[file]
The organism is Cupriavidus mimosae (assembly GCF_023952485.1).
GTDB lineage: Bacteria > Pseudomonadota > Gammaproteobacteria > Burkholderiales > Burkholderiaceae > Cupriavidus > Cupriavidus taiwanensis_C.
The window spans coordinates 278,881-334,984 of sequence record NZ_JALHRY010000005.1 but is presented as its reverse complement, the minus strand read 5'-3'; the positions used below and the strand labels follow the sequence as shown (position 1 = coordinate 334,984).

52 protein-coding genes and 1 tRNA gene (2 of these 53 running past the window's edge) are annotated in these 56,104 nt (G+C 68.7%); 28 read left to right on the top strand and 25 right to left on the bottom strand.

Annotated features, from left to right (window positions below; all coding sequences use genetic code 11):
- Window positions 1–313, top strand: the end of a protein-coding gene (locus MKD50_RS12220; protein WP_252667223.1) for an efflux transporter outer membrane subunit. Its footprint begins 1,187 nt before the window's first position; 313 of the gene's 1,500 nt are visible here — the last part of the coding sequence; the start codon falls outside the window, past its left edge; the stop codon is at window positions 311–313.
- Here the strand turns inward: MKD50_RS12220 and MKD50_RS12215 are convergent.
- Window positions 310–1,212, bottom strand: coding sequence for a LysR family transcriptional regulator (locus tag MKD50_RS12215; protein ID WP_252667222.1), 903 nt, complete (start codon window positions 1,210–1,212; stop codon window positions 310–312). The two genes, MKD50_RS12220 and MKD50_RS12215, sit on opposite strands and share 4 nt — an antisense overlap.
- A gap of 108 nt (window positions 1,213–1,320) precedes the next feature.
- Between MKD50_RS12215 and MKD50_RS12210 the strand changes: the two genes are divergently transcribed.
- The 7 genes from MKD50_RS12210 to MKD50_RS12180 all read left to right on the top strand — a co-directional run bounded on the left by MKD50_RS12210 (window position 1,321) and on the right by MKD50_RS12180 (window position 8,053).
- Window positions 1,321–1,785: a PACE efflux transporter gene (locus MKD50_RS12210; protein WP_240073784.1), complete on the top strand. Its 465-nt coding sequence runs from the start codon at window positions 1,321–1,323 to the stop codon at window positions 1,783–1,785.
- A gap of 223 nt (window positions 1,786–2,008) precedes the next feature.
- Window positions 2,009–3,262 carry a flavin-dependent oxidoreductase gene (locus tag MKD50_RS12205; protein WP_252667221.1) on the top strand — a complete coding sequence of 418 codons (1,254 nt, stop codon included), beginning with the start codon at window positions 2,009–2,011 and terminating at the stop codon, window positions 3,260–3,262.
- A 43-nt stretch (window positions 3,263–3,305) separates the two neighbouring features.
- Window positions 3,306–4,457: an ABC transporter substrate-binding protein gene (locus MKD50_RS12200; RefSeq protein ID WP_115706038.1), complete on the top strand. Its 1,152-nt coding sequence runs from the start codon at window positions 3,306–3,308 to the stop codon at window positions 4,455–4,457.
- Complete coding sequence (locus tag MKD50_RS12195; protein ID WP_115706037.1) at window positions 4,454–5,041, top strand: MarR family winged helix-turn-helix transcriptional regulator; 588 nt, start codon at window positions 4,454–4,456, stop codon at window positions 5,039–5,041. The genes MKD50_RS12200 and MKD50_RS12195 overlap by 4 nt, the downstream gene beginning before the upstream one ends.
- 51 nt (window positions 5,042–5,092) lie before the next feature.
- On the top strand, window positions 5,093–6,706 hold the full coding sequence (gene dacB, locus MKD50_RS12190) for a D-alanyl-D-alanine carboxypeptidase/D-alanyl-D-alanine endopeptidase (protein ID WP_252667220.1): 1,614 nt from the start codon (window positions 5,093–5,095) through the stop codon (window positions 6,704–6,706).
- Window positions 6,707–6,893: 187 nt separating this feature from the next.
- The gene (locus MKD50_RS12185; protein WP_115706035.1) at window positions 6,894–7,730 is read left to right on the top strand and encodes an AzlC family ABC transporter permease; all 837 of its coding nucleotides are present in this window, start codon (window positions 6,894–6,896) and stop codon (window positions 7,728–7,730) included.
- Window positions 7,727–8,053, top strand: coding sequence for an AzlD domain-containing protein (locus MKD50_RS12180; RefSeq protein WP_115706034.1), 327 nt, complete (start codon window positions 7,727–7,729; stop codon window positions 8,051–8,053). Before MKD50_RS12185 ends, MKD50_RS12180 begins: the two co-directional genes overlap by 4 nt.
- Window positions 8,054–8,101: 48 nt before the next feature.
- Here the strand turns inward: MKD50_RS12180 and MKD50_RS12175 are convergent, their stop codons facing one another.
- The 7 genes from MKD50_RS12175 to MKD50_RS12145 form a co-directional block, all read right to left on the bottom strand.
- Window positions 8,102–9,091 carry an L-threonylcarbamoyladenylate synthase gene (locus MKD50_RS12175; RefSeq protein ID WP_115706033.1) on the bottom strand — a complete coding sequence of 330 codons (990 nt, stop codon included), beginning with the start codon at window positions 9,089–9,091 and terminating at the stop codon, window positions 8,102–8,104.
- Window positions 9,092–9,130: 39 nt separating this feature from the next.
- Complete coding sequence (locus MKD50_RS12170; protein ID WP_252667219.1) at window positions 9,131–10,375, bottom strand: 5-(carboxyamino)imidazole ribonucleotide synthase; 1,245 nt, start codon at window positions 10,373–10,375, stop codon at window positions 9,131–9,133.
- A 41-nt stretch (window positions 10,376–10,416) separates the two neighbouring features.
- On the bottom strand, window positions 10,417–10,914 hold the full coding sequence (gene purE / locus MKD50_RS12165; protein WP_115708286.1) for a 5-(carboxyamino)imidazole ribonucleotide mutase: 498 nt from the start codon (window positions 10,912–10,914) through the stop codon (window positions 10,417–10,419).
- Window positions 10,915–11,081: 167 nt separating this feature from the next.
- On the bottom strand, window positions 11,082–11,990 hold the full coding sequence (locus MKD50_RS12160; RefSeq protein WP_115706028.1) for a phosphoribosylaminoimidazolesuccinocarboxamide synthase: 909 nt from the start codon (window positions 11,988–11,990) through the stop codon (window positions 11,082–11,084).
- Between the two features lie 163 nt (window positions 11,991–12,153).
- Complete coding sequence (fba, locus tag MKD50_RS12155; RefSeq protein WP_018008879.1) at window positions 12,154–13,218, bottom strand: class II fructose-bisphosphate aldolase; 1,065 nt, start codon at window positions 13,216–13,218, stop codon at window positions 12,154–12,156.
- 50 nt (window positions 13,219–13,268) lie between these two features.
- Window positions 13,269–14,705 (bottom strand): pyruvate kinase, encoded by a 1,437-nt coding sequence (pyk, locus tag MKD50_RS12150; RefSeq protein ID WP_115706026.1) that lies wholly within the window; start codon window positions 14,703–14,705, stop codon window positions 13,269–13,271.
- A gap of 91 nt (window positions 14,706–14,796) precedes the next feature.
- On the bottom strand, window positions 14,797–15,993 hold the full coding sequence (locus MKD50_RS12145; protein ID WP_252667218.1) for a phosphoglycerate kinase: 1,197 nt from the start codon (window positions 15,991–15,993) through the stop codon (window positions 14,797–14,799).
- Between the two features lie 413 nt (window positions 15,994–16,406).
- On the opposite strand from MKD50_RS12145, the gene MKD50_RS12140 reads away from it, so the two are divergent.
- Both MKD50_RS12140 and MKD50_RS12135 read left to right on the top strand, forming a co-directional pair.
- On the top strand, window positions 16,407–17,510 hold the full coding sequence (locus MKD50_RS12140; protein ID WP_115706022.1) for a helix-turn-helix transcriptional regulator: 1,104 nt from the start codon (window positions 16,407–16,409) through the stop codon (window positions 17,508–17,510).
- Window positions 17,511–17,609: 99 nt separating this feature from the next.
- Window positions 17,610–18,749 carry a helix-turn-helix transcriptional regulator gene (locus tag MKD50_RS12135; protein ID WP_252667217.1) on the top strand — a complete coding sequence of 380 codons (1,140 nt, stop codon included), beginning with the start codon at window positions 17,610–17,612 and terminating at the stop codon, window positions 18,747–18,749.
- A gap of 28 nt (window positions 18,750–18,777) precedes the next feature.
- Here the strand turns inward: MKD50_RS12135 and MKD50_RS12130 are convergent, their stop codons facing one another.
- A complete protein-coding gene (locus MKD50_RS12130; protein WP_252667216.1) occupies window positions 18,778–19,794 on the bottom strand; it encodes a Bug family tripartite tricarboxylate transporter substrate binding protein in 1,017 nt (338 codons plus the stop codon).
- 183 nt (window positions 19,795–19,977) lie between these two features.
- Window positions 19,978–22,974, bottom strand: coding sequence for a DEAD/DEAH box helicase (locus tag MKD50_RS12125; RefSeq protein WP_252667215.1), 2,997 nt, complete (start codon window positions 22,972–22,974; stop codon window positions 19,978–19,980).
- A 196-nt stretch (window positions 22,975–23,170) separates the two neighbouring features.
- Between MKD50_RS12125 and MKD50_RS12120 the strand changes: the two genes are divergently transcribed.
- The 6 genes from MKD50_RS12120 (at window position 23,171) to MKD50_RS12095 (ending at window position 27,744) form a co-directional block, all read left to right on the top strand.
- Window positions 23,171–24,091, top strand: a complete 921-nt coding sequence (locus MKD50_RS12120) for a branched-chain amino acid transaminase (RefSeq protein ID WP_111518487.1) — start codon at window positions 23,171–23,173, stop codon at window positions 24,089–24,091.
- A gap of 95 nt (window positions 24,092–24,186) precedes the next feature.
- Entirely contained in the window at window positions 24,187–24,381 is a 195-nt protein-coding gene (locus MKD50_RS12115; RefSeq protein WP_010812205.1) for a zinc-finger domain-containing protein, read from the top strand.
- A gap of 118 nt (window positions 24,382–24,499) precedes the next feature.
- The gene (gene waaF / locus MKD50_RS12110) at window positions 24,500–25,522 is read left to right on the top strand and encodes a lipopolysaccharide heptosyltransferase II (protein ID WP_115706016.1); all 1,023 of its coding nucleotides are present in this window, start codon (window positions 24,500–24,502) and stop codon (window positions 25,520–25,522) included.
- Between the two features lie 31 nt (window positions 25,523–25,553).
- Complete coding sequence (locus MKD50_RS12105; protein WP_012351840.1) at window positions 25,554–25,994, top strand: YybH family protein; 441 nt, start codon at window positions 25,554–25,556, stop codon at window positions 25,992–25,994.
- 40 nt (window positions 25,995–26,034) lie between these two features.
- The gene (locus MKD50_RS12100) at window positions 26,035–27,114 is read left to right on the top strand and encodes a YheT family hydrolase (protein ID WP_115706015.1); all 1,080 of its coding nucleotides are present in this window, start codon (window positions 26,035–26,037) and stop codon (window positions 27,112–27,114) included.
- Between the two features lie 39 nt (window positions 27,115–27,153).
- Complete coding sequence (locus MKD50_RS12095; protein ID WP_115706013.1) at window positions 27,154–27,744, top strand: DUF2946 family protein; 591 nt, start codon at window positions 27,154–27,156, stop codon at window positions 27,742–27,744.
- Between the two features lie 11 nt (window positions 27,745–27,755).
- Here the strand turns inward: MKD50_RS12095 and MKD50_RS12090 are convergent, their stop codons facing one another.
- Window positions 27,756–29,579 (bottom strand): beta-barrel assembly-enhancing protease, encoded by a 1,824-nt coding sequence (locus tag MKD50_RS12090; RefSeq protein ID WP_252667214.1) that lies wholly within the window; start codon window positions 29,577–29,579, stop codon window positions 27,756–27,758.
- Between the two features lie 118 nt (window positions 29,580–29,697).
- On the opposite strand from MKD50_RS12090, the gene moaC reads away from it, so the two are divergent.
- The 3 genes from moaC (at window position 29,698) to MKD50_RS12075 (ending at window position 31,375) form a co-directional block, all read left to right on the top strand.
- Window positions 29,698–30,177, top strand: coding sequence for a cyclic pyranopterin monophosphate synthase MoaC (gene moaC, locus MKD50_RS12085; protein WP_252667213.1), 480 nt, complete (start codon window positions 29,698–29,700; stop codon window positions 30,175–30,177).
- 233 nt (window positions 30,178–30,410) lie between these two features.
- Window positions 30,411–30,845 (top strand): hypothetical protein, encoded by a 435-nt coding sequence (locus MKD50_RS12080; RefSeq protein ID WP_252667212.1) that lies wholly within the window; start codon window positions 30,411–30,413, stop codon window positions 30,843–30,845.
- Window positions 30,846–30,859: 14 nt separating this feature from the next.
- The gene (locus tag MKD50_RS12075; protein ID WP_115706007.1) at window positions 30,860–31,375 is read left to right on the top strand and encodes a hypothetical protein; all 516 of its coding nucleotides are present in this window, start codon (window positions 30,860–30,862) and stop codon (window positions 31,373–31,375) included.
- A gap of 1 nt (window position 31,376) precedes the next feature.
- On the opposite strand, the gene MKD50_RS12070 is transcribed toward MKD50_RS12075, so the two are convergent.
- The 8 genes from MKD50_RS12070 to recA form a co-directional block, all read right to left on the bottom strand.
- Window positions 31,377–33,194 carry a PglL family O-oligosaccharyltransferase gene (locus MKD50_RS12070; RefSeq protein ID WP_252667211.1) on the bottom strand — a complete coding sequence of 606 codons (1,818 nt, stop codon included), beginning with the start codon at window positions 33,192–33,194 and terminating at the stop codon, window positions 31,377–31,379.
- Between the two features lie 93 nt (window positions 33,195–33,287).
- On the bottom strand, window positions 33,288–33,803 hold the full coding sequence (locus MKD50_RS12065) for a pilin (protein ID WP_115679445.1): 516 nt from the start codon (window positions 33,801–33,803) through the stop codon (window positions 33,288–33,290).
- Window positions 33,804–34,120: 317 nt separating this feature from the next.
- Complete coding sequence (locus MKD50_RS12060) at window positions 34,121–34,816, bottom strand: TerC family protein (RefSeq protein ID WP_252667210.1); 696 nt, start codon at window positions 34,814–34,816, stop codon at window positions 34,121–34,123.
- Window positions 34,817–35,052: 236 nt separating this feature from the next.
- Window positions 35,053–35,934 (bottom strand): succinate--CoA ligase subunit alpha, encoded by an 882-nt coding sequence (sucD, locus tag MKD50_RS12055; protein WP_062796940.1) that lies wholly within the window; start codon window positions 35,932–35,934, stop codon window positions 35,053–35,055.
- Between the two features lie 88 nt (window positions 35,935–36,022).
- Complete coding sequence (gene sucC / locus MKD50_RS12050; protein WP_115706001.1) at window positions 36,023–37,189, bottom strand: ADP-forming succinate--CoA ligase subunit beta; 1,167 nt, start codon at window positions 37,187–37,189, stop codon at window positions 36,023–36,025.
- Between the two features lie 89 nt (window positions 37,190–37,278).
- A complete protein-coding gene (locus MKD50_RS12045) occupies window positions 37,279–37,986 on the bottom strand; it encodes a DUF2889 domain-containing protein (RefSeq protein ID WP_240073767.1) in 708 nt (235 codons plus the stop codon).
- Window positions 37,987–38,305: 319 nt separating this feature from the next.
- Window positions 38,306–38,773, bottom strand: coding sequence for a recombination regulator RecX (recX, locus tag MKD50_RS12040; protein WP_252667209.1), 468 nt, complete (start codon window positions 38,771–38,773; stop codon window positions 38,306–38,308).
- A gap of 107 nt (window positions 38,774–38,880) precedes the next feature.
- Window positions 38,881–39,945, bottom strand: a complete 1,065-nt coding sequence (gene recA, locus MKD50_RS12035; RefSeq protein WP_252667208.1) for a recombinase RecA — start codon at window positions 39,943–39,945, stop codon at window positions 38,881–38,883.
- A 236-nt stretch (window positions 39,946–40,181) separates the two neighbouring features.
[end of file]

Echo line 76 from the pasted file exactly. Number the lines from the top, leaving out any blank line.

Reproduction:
- On the opposite strand, the gene MKD50_RS12070 is transcribed toward MKD50_RS12075, so the two are convergent.